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Interview with Jennifer Wright

Jennifer Wright recently released her debut novel If it Rains. A personal encounter with a dust storm inspired her to write the story. Says Ms. Wright, “My family and I moved to New Mexico shortly before my daughter was born in 2014. I spent many hours rocking her in her second-story bedroom, staring out at the open desert behind our home. One particular day, I watched in horrified fascination as a dust storm approached our house.”

“Stretching at least a mile into the air, it blocked out the sun and enveloped every structure as it passed,” she goes on to say. “Having been born and raised in the Midwest, I’d never experienced anything like it—and thus my fascination with dust storms began. I devoured every book and film I could find about the Dust Bowl, and If It Rains was woven together from the amazing tidbits of history I discovered.”

Ms. Wright’s background is in journalism, and she spent about a year working for local news before deciding that lifestyle and workplace culture simply wasn’t for me. Fortunately for readers, her passion for writing lingered, and she began dipping her toe in fiction writing back in 2012.

She wrote and queried two novels with no success before writing If It Rains and finally landing an agent in 2018. The manuscript was out on submission for over six months before starting to gain some interest. Ms. Wright shares, “The funny thing is that this novel was not explicitly faith-based at its inception; it took my agent saying, 'Hey, I detect some serious faith themes just under the surface. I believe pulling those to the forefront will do a lot in strengthening the story.' And she was right! Enhancing those elements did wonders and, within a month, I had two offers of publication on the table.”

Offering advice to fledgling writers, she says, “Never underestimate the know-how a good agent and/or editor can bring to a story!”

When asked how journalism differs from fiction, Ms. Wright states with enthusiasm, “Well, I can tell you right off the bat—writing fiction is way more fun! Journalism can be a bit heavy and politically-charged. My time in the field certainly weighed on my spirit in a way I knew was unsustainable in the long run.” She does feel that the skills I learned in journalism school and in the newsroom are the same ones she brings to the table as a writer of historical fiction, saying “Detailed and meticulous research is a must, as well as a natural curiosity for the world around you (including the past).”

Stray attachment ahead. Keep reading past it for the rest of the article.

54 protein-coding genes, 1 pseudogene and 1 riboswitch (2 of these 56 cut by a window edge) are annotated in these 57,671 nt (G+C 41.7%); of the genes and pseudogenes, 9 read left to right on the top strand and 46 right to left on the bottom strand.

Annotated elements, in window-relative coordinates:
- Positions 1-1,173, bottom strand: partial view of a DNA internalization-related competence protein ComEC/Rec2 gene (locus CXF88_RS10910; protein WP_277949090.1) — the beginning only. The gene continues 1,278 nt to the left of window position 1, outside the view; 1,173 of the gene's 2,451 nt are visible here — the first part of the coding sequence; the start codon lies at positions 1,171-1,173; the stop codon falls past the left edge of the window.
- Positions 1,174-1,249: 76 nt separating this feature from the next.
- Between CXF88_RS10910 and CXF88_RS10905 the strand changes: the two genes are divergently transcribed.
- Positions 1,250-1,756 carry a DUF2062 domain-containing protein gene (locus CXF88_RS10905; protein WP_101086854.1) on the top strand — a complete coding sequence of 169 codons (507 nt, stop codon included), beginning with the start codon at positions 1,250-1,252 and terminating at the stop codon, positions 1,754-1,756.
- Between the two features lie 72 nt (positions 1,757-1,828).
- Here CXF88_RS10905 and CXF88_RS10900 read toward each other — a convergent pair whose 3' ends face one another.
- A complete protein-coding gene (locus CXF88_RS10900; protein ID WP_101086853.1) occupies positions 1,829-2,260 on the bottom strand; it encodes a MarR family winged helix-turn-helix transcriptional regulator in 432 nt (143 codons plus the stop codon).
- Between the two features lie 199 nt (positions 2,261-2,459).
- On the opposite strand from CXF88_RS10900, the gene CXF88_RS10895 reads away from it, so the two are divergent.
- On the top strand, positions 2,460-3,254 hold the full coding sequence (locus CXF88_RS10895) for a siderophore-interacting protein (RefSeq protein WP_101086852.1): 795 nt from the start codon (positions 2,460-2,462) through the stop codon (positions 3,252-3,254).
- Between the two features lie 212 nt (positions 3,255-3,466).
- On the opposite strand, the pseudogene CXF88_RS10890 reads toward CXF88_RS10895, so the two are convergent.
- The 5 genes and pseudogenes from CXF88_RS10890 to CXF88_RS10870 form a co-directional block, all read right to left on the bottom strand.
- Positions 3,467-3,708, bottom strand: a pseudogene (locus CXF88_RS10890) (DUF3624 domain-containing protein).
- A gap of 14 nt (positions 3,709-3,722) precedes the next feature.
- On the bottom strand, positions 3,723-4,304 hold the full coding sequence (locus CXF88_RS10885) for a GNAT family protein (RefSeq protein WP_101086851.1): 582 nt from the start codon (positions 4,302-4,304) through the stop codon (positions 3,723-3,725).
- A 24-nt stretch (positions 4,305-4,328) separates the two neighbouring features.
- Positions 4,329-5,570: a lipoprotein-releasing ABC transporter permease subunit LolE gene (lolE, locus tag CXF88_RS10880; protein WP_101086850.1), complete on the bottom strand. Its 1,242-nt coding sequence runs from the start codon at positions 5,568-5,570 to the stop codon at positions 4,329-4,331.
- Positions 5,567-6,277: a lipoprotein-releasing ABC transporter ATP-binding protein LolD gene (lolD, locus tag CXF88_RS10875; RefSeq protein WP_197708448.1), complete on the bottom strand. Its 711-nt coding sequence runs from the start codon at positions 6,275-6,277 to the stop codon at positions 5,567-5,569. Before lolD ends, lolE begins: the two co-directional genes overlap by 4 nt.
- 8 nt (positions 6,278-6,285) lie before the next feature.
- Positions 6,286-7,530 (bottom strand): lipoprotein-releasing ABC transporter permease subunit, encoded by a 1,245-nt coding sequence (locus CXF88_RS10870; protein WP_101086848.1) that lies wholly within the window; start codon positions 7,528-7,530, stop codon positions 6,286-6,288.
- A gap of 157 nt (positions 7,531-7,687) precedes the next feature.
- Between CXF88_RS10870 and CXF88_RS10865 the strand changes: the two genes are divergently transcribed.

As with most authors, Ms. Wright must juggle daily responsibilities with her writing career. She says, “It has definitely been a struggle for me, especially as a debut author, transitioning from 'Writing is my hobby' to 'Writing is my job.' Now that I have deadlines, commitments, and engagements, I have to make writing a non-negotiable priority, which has been a huge change for my children and my husband.”

Her family is very supportive and the timing is such that her children have both reached school-age. She now has almost eight hours during the day in which to write and/or do other things around the house. She is fortunate that she’s an early riser; before the rest of her family gets out of bed, enabling her to get in a daily work-out and spend some quiet time with the Lord. She says, “Those two things do wonders in terms of helping me juggle all the hats I need to wear during the day.”

A childhood book that means a lot to her is The Wonderful Wizard of Oz which is why it features prominently in If if Rains, but her absolute favorite childhood book is Charlotte’s Web. Ms. Wright reminisces, “It was the first chapter book I ever read all on my own, and it was the book that truly opened the door to all the other books that came afterwards. I still have my original copy!”

Writers often admire other authors, and if Ms. Wright had the chance she would have coffee with F. Scott Fitzgerald. She says, “I’ve always been an avid reader, but The Great Gatsby was the first book where I fell in love, not just with the story, but with the writing itself. The masterful and beautiful way he used language was like nothing I’d ever read or experienced before. I’d love to know what books *he* read that helped him develop those skills as a writer. On top of that, I find the Roaring Twenties such a fascinating time in history. I’d want him to tell me everything about it.”

As a debut author, her advice to other not-yet-published writers is “Read, read, read. Read everything you can get your hands on. If you find a book you particularly love, dissect and study it to discover what works form-wise or stylistically about the book. And most importantly—don’t give up. Publishing can be brutal, and it is definitely a long-term game. I wrote for over ten years and have two “failed” novels sitting on my shelf. There were many, many times I wanted to give up. Keep writing, but also keep seeking the Lord’s will. I can’t count the number of times I cried out in prayer to Him when things got too hard…and yet I knew He was telling me to keep going. It was His strength that got me to where I am today. Lean on Him, listen to Him, and rely on Him during this process, however long or short it might be.”


Linda Shenton Matchett is an author, speaker, and history geek. A native of Baltimore, Maryland she was born a stone's throw from Fort McHenry and has lived in historic places all her life. Linda is a member of ACFW, RWA, and Sisters in Crime. She is a volunteer docent and archivist for the Wright Museum of WWII and a trustee for her local public library.

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